We’ve all done it once, right? Jump off a cliff into some icy blue water below? Either we did it at some summer camp or at a water park or because you lived near the Grand Canyon (or somewhere country).
The most memorable cliff jumping that I’ve ever experienced was when I spent some time in Sarajevo, Bosnia more than 9 years ago – I can’t remember exactly where we were but my friends and I found ourselves jumping off cliffs into the Mediterranean Sea. You want to talk about picturesque? It was gorgeous.
We eventually found a perfect ledge to heave our young bodies into the wide open air and land in the warm ocean below. I must have done it 20 times – but that was after considering the value of my own life for nearly an hour.
I was reminded of an interesting leadership principle recently about how we, as simple minded and fearful creatures, cope, endure, and engage with challenges. What is the very first thing that one does when they encounter a large cliff with the intention of jumping off of it?
Simple: They find someone who’s done it before.
But we have to be more specific. You see, my friends and I watched as the natives would do back flips, forward flips, and twist and turn in what seemed to be 5 or 6 times before perfectly entering the water with barely a blip. The natives weren’t in the least bit helpful; not because they couldn’t communicate with us but because jumping god-knows-how-far into the water below was as easy as breathing for them.
What we were looking for was someone who had recently done it and who’s experience was something similar to what we anticipated that we would experience. In other words, we were looking for other possible tourists who had gathered enough courage to jump and live to tell the tale.
It wasn’t that what we were attempting to do was impossible – that was plainly false as these natives Bosnians were kicking serious tale and having a blast. It was that our fear of the unknown and the risk of bodily harm were locking our feet to the ground.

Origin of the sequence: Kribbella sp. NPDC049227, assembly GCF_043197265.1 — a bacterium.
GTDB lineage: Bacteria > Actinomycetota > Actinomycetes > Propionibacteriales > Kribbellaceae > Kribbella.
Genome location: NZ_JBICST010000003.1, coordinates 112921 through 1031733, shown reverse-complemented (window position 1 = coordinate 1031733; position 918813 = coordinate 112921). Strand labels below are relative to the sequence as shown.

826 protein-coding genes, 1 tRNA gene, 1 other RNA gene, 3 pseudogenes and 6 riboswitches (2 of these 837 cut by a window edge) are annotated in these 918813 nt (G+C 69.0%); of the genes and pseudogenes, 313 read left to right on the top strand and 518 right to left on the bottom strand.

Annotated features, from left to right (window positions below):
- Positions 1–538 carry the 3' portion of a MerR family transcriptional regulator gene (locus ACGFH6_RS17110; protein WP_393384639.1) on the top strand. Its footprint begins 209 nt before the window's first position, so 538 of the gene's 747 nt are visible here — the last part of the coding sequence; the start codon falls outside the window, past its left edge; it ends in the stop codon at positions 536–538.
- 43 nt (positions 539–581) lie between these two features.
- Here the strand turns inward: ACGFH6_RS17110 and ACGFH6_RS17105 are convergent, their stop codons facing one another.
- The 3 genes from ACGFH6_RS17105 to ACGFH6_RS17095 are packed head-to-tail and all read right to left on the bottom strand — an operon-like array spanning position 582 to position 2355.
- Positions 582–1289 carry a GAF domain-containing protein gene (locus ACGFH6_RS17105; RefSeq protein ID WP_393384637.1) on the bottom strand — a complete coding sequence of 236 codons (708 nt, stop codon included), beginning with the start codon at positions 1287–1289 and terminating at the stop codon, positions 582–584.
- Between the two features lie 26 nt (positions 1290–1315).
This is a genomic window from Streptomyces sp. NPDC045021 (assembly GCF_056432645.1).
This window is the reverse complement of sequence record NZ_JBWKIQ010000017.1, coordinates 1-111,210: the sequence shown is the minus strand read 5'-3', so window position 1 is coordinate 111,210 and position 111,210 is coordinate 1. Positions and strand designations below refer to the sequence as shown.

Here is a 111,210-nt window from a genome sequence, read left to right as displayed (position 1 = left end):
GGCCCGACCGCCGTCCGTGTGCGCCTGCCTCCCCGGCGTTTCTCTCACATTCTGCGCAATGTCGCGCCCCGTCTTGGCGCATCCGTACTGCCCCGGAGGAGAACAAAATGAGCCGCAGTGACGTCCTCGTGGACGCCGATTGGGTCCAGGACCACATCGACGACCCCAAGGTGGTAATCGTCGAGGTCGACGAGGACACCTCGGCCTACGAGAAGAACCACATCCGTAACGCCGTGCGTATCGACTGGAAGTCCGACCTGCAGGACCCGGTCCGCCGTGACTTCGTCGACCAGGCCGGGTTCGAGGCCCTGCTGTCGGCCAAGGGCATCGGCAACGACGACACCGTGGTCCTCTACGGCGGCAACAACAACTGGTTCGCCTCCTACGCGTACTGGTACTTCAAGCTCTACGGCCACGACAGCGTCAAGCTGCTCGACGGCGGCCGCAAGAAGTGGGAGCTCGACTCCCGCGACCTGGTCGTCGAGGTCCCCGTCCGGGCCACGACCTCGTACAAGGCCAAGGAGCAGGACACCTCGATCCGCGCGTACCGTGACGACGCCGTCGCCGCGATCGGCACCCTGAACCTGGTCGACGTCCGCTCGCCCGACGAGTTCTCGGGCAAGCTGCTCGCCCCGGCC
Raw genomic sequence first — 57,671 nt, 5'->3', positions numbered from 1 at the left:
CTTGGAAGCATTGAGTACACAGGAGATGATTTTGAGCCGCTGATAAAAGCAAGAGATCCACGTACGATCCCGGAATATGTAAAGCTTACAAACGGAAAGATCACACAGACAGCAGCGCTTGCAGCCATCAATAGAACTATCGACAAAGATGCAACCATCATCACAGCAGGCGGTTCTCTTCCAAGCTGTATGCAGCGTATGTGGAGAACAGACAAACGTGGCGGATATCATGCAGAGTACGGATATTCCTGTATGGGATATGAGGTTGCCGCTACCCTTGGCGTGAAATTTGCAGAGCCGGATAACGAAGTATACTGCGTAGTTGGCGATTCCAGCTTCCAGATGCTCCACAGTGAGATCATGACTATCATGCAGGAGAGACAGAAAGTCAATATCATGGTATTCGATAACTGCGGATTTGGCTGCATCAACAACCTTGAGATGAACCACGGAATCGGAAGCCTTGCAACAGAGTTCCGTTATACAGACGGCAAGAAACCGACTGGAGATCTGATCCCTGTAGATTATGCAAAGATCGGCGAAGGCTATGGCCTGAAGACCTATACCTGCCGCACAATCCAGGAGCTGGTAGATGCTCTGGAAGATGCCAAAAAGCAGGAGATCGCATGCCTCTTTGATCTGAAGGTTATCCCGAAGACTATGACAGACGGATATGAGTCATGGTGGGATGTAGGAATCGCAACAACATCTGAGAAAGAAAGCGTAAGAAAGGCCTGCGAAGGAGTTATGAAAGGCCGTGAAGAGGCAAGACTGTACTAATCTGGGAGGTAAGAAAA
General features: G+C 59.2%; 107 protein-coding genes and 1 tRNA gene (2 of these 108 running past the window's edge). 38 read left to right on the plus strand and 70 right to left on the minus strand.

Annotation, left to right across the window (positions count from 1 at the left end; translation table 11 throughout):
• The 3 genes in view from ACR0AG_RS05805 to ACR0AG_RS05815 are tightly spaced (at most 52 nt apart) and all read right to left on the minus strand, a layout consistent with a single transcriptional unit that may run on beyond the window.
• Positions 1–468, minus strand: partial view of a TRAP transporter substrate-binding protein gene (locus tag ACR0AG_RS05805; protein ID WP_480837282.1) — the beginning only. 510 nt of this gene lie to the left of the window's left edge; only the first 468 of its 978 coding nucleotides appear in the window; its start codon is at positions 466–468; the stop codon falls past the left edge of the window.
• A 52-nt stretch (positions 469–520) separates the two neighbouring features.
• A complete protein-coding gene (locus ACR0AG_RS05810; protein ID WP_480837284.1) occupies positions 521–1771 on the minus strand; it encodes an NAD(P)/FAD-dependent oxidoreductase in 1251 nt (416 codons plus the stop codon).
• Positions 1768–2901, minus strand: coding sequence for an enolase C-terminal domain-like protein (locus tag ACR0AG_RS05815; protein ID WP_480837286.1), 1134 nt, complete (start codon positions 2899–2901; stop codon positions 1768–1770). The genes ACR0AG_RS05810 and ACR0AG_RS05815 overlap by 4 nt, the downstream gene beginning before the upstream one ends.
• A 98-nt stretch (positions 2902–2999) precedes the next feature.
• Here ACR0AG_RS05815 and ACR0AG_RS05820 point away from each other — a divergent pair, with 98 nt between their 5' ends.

And we’ve been playing this dance for years. Remember when you were young? Have you recently seen your own children do this at the playground? Watch the children and they’ll show you (and you may even overhear it):
Pssst. Hey… did you… did you… did you jump? … … … … How was it? … … … … How’d you do it?
As children we do this so easily – we find comfort and find resolution in the process of asking for advice and help. As grownups this natural and good tendency has been somehow beaten out of us as we desperately want to continue to assert our independence and our own ability to cope, to manage, to survive.
We simply have learned to go alone and we’ve been told it’s better that way. It’s the higher path. Don’t cave. Be independently bold. Don’t ask for help. You got it.
We were lucky that day as we overcame our insecurities and found some other non-natives who had braved the jump. We didn’t even have to inquire much as the look on their faces told us that we had to do it as well.
We asked for a few logistics though (like where to jump first so as not to have your body catch the pure rock on the way down) and how they had progressed to the upper levels of the rock and we did it. We jumped.
The point is that leadership is less like the what we’ve been often told – going bravely first alone into the unknown and living to tell the tale. Instead, I’ve found a much more qualitative and effective form of leadership of finding help from those that have done it before and then going boldly forward with others in partnership.
Leadership in isolation isn’t noble – it’s stupid. It’s costly. And you’ll probably break your leg or even kill yourself on the way down.
Next time you want to “boldly go where no one has gone before” you should instead start by asking if someone has any directions.